Day 24 – Devotional & Discussion April 1, 2014

Daniel 6:1-23

King Darius issued an executive order that prohibited prayer.  Daniel, in what amounts to civil disobedience, continued to pray three times a day and is caught.  He ended up being sentenced to capitol punishment — death by lions.  God intervened and Daniel was saved from execution. 

Why do you think King Darius issued the order to begin with?  Why do you think Daniel chose to break the law of the land, knowing it could mean execution? What does God’s intervention reveal about God in relationship to Darius’ “law and order” edict? 

We often say, “Do the crime; do the time”.  This attitude reveals an underlying assumption that all laws are just.  Historically, what are some examples of “unjust laws”?  How do you determine whether a law is “just” or “unjust”?  Have you ever acted in “civil disobedience” because of the law clashed with your faith?  If not, why not? 

In April 1963, Martin Luther King, Jr. was jailed in Birmingham for violating an injunction to refrain from organizing or promoting protests against segregation.  Many pastors criticized him for breaking the law and using “extreme” tactics in his fight for equality.  In response, he wrote his famous “Letter from the Birmingham Jail”.  You can read it HERE.


One comment

  1. Darius at times seems to be a great guy, as evidenced by his response to having to put Daniel in the lion’s den. But I wonder if he had a proud streak that his advisers fed, thus leading to the law requiring people to pray to him. A leadership training group at Faith Church is reading the book Humiltas. The author takes a chapter to describe the honor vs. shame culture that was prevalent throughout most of the history of the world. It seems probable that Darius could have given little thought, as king, to having people pray to him. He was king, it was honor due him. A humble approach was not acceptable for a king.

    The law was clearly unjust, even to Darius. I have wondered about copyright laws. While I totally agree that one person’s intellectual property, art, etc should be seen as theirs and theirs alone, and they should be able to profit from its use. But the line can be very grey. The NFL crackdown on churches having Super Bowl parties, for example. How much does the NFL believe churches are profiting from having these parties? I feel the NFL has overreached a bit on that one. I called them to talk it over, but was only able to leave a message. They never called back. We still had our party. I don’t know if this an instance of civil disobedience.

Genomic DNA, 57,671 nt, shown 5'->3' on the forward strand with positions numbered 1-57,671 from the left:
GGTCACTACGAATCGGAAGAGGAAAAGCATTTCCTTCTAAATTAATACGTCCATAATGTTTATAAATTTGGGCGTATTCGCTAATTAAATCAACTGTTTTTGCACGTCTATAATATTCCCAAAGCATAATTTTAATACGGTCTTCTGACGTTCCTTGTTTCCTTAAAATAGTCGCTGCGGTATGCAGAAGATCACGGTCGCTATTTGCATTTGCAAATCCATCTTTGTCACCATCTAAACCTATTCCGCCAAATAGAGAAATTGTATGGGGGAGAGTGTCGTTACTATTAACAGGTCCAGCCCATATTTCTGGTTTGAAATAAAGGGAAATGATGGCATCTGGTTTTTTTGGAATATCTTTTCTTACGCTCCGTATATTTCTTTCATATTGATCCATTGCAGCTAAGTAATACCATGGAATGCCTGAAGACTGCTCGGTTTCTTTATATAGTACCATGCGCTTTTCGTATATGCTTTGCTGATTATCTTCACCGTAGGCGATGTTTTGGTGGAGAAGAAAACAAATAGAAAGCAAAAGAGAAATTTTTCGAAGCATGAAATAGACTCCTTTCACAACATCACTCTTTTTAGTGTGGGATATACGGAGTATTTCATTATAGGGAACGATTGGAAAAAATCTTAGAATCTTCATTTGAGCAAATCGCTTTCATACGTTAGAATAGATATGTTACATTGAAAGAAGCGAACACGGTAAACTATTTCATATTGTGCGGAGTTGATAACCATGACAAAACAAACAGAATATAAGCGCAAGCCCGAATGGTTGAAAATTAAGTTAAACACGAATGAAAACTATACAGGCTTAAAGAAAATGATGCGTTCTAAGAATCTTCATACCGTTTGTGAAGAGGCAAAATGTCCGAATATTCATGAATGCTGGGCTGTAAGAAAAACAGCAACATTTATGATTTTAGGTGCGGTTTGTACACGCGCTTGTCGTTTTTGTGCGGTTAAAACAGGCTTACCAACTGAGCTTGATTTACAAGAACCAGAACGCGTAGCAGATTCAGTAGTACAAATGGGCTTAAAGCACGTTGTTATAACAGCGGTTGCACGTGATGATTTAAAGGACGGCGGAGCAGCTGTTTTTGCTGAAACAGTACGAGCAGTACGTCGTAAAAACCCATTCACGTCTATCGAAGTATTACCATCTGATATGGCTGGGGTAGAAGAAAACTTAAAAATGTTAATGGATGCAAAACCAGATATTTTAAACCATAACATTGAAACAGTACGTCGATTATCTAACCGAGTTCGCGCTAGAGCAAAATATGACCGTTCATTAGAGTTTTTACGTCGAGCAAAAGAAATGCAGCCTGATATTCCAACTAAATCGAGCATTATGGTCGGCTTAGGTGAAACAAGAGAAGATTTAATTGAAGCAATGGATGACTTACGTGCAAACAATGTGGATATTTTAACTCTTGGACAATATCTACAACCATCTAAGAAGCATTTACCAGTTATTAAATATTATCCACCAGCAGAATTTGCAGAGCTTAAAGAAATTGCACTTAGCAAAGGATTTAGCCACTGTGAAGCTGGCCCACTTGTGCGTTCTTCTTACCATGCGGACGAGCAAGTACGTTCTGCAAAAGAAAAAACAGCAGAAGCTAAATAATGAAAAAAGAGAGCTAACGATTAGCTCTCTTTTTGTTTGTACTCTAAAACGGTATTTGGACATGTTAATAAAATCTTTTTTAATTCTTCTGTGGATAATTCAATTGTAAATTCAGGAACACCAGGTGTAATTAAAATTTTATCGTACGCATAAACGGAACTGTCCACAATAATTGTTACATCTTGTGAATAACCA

I often think about this regarding the use of media in worship services. We buy licenses allowing us to display lyrics, to show video clips from movies and TV shows, etc. For years I made our worship powerpoints and I illustrated them using photos I found online. How far should I go in getting permission to use photos? It could be a full-time job. Sometimes we bought photos, sometimes people gave permission, sometimes it seemed the photos were free domain. Was it enough to ease my conscience to say “Well, if they put it online for anyone to grab, then I’m in the clear?” Imagine worshipping God using stolen photos? It is ridiculous and hypocritical. So we stopped illustrating our lyrics shows. But are the photos really stolen? I don’t think we’re profiting from their use. To me that is the line we shouldn’t cross. If we are profiting from someone else’s work, then we should pay to license it. But a non-profit should have leeway for appropriate use of work found free of charge online. I don’t know…it’s messy.

    These are minor concerns compared to what you are referring to, though.

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